Outdoor patio heaters are designed to burn much hotter than their indoor counterparts, which makes them all the more dangerous when used in an enclosed space. Plus, natural gas and propane heaters run the risk of a gas leak, which is not only harmful to breath in, but can also lead to a serious fire or even an explosion.

Types of Patio Heaters

Patio heaters can be categorized based on how they provide heat: natural gas, propane, or electricity. Each type comes with its own set of benefits and drawbacks, so it’s important to know how they work. It’s also important to note that infrared heaters can be powered by any of these three sources.

Whichever you choose for your yard, you should never use them indoors. Here’s why:

Natural Gas Patio Heaters

Natural gas heaters are connected directly to your gas line to offer continuous heat, which means they are not particularly portable. Since these types of heaters give off fumes, you will want to use them in wide open spaces, so any harmful byproducts can safely dissipate instead of getting trapped in a room.

Propane Patio Heaters

Propane heaters are portable because they are attached to a propane tank, which makes them a convenient choice for many homes. That said, you should never move them inside for use. This is because they pose the risk of a gas leak and carbon monoxide poisoning among other things.

There are two common types of propane patio heaters: standing and tabletop. The former is great for patios of all shapes and sizes while the latter is best suited for more intimate settings. Again, just make sure those settings are outdoors.

Electric Patio Heaters

Electric patio heaters are also portable and convenient for outdoor use. These types of heaters are safer to use in smaller, less-ventilated patios. It’s true that some sources say you can get away with using electric outdoor heaters inside, but the truth is you really shouldn’t risk it. At the end of the day, we call them “outdoor heaters” for a reason.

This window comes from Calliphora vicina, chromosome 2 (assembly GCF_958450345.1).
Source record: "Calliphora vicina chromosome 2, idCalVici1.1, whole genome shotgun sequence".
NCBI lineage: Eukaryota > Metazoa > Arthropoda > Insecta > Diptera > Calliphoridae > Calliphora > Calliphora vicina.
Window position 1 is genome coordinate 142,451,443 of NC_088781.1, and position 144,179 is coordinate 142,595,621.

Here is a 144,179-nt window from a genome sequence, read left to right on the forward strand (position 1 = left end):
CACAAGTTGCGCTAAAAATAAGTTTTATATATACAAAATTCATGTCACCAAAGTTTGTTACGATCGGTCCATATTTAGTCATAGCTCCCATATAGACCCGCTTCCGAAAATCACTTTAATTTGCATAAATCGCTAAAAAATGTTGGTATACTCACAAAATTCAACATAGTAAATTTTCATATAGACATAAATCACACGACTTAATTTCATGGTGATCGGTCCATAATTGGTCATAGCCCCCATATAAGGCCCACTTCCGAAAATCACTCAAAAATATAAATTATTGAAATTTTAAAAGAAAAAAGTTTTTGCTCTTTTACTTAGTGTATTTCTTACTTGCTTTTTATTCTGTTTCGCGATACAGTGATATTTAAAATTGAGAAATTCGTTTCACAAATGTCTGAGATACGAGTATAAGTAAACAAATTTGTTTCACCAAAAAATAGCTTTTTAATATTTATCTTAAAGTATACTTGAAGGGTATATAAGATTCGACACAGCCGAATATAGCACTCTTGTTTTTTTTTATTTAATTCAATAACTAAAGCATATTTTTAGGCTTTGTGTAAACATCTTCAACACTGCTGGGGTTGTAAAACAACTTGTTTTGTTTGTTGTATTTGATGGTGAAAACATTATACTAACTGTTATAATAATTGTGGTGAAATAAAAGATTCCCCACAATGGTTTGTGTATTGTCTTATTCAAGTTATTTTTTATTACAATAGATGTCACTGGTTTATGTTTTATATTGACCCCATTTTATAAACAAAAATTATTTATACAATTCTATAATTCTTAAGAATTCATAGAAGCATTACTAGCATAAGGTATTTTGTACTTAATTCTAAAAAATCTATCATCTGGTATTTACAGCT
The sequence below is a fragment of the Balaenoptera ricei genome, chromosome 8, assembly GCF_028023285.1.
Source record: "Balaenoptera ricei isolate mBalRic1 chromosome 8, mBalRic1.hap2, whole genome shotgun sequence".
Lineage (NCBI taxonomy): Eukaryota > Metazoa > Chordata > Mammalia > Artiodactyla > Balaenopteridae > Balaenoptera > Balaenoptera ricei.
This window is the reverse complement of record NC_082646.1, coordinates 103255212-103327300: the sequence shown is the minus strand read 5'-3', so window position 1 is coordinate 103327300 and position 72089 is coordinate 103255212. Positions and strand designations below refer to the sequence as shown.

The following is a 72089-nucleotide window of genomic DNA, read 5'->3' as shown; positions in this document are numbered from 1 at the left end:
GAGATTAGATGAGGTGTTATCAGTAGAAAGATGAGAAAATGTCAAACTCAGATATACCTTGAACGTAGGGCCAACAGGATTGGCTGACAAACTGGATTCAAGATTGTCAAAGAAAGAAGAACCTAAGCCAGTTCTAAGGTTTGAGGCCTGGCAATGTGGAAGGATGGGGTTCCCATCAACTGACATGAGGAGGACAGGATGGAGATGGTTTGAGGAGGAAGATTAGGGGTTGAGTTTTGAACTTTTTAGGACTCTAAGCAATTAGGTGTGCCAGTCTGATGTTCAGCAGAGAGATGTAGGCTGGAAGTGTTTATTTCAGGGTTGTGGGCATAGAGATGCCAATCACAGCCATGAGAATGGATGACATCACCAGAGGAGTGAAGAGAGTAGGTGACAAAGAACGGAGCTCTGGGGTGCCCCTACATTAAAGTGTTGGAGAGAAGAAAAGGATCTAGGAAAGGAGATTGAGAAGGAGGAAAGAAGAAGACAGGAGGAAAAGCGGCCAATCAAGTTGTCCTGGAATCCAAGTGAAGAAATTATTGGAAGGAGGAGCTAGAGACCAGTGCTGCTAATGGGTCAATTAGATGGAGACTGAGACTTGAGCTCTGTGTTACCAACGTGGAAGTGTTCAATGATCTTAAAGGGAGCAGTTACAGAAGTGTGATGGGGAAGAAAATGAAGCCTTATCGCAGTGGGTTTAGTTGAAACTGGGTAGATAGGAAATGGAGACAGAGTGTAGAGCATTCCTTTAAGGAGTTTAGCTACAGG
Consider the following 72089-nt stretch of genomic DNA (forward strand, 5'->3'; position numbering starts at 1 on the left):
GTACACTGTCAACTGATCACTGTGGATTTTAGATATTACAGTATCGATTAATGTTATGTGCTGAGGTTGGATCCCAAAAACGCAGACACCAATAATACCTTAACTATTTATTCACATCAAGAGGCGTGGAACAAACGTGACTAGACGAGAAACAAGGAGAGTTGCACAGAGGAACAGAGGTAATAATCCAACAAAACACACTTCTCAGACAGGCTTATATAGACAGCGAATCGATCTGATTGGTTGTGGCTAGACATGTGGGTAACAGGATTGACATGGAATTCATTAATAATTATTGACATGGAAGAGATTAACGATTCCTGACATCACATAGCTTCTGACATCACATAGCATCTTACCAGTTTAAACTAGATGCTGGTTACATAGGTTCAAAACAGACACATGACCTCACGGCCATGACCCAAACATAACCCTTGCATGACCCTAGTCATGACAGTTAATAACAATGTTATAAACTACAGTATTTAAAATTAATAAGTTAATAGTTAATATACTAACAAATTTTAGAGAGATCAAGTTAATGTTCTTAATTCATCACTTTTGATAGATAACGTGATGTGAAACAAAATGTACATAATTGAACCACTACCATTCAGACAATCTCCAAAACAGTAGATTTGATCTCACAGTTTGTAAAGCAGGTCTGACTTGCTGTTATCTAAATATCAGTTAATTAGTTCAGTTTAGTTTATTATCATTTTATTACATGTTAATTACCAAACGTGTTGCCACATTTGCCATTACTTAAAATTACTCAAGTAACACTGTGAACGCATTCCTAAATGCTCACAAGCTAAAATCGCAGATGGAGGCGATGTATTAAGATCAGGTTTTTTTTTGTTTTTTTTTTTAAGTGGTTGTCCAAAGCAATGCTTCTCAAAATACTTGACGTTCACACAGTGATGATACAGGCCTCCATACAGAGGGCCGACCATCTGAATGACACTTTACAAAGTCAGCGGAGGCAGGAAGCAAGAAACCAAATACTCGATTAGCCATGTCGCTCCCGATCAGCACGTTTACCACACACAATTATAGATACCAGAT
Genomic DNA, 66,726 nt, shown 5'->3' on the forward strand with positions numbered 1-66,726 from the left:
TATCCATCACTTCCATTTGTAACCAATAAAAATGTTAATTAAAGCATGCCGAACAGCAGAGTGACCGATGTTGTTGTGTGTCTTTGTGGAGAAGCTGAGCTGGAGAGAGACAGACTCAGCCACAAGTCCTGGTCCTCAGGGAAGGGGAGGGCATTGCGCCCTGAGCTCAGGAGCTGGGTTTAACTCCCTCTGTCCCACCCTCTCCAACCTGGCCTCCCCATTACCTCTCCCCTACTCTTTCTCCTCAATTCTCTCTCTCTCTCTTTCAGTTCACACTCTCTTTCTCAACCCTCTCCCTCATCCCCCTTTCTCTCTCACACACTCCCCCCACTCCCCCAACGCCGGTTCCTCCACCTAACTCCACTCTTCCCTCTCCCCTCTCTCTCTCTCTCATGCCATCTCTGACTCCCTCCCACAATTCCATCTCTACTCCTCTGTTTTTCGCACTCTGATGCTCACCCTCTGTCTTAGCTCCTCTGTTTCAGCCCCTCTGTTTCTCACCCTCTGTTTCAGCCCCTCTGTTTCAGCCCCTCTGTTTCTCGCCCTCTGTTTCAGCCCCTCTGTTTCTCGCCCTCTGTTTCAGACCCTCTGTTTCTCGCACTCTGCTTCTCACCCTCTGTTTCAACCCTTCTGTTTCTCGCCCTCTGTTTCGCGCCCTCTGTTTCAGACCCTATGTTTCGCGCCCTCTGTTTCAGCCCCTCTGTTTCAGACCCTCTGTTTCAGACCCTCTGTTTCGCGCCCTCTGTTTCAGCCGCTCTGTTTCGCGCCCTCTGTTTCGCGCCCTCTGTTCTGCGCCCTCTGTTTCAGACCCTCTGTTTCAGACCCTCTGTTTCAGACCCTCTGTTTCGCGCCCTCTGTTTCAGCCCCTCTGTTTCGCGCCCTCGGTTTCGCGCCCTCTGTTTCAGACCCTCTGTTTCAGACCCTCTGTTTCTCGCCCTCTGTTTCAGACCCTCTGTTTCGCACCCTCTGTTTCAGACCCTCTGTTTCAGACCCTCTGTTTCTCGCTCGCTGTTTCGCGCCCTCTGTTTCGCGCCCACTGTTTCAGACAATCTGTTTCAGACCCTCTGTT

There are a handful of different types of electric patio heaters, including:

  • Hanging
  • Umbrella-Mounted
  • Wall-Mounted
  • Standing

Related Questions

Are there heaters for both indoor and outdoor use?

Yes, there are specific heaters that you can use for both indoors and outdoors. To avoid any potential mishaps, these may be the best investment for your home.

Can I use an indoor heater outside?

Technically you can use your indoor heaters outside, but it won’t be the most effective solution. Indoor heaters will not get as hot as outdoor heaters and they are not as resistant to the elements either. On a milder night, however, it could work for a smaller gathering.

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At the end of the day, it’s really not worth attempting to use an outdoor patio heater indoors. Risk factors can range from minor to severe depending on the size and layout your space, but the fact is it still poses a risk. Instead, invest in an indoor heater or one that is rated for both inside and out.

Kerry Souder
Kerry Souder

I am a copywriter and editor based in the Las Vegas area with nearly a decade of experience under my belt writing landing pages, cost guides, blog posts, newsletters, case studies, and social media content. I have a degree in Strategic Communication and experience working in both the account and creative spheres. My goal is to always be discovering new interests and bettering myself as a writer and editor along the way.